I did email Edna about your questions and received a reply back.  This is Ednaís reply to the questions I had asked her.

Hello Norma,
The desired temp. coming out of the bowl is 78 degrees.  So a cold water would be best and if itís out in the work area you may need to add ice to the water.  No salt is needed it is already in the base.  This formula calls for a Patent flour lower levels of Protein than a High Gluten but you are welcome to use whatever flour best fits your project.  I am not sure why cornstarch was added to this base.  Happy Testing

Edna is a very nice, friendly person.  Even though she is really busy, she always replies to me.  If you have any other questions about these products let me know.  I did reply to Edna and told her I probably would be doing the first test on Tuesday with Stretch-Out, and would let her know how it went.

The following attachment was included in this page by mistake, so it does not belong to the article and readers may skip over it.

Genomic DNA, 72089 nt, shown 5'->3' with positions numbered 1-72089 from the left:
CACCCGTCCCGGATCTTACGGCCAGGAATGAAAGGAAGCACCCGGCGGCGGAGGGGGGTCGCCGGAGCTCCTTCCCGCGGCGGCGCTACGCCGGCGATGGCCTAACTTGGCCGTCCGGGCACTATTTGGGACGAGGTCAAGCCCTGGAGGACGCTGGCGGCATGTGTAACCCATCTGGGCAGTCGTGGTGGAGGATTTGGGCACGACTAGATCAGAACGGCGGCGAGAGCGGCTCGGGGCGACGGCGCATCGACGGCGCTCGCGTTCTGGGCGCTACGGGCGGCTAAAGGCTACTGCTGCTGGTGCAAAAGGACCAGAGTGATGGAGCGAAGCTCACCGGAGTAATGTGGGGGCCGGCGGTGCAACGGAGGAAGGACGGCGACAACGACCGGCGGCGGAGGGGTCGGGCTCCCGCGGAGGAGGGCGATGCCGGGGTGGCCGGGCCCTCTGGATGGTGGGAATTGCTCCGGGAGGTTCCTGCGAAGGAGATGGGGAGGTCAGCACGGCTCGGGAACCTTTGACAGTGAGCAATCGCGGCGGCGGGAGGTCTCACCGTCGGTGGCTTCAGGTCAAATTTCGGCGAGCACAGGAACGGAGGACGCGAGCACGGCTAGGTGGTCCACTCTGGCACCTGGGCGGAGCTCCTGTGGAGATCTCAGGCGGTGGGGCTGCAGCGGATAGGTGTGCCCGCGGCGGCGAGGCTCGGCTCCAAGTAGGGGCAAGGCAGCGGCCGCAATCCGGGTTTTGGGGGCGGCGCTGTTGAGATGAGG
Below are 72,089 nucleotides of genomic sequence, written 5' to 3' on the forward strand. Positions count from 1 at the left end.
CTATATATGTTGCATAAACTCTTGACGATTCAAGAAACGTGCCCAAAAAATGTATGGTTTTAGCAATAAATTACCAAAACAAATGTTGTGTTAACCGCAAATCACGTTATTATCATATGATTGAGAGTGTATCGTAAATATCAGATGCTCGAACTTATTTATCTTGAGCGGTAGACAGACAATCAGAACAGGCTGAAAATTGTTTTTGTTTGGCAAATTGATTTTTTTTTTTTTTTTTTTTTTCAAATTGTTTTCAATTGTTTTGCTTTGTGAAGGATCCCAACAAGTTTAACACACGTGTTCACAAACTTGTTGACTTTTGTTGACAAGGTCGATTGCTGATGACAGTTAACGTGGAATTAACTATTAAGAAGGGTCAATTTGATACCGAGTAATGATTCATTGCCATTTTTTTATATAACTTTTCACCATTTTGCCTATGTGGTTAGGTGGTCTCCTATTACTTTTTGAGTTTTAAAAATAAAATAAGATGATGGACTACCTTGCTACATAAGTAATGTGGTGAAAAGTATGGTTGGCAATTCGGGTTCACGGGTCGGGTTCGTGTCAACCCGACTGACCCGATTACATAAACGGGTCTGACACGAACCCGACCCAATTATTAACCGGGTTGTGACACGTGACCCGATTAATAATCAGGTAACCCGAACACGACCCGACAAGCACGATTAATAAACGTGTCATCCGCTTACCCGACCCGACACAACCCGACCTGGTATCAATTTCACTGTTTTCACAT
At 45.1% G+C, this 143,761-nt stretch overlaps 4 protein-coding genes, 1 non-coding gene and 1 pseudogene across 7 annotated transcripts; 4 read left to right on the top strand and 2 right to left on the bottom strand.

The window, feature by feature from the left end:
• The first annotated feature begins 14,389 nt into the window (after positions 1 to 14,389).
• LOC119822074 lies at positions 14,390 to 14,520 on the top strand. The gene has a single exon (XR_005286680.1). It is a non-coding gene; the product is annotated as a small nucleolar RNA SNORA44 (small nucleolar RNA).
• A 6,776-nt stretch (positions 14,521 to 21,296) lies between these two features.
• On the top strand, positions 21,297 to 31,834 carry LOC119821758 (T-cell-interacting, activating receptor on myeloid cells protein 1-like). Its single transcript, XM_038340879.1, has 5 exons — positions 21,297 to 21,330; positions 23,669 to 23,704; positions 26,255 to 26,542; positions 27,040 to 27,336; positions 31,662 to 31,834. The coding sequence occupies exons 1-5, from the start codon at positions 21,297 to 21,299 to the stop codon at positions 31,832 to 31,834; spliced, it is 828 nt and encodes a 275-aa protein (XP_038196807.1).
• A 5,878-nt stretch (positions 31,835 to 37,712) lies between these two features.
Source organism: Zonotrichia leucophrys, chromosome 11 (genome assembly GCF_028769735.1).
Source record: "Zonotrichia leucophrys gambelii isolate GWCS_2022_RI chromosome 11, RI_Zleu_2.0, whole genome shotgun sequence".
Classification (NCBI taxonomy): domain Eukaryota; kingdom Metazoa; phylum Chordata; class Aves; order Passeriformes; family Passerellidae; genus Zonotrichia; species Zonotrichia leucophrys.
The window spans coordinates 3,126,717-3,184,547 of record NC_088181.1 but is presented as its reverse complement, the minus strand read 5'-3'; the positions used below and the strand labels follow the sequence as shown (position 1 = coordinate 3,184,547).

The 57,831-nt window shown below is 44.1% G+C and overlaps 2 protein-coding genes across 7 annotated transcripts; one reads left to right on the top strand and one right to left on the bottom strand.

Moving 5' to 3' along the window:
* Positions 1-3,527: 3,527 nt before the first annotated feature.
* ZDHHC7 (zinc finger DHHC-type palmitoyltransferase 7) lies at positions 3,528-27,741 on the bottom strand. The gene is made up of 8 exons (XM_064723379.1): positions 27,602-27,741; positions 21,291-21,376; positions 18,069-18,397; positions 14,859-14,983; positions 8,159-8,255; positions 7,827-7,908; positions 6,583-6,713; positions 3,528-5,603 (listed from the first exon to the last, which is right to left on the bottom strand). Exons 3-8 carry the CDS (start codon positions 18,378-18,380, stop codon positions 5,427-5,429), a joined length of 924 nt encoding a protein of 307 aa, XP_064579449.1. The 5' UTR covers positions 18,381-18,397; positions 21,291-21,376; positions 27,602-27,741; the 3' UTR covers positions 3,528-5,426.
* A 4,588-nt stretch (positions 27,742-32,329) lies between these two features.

Norma
« Last Edit: May 14, 2011, 08:46:31 AM by norma427 »
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Re: Commercial Dough Enzymes or Enhancers to do Tests in Pizza Dough
« Reply #15 on: May 14, 2011, 10:49:50 AM »
Norma,

Using the pricing data for the Stretch-Out product in relation to the Lehmann dough formulation I posted yesterday places the cost per pizza for that product at 3.4 cents. Some of the other products that Caravan sent to you have usage recommendations that are considerably lower than for the Stretch-Out product so the cost per pizza would be a lot less.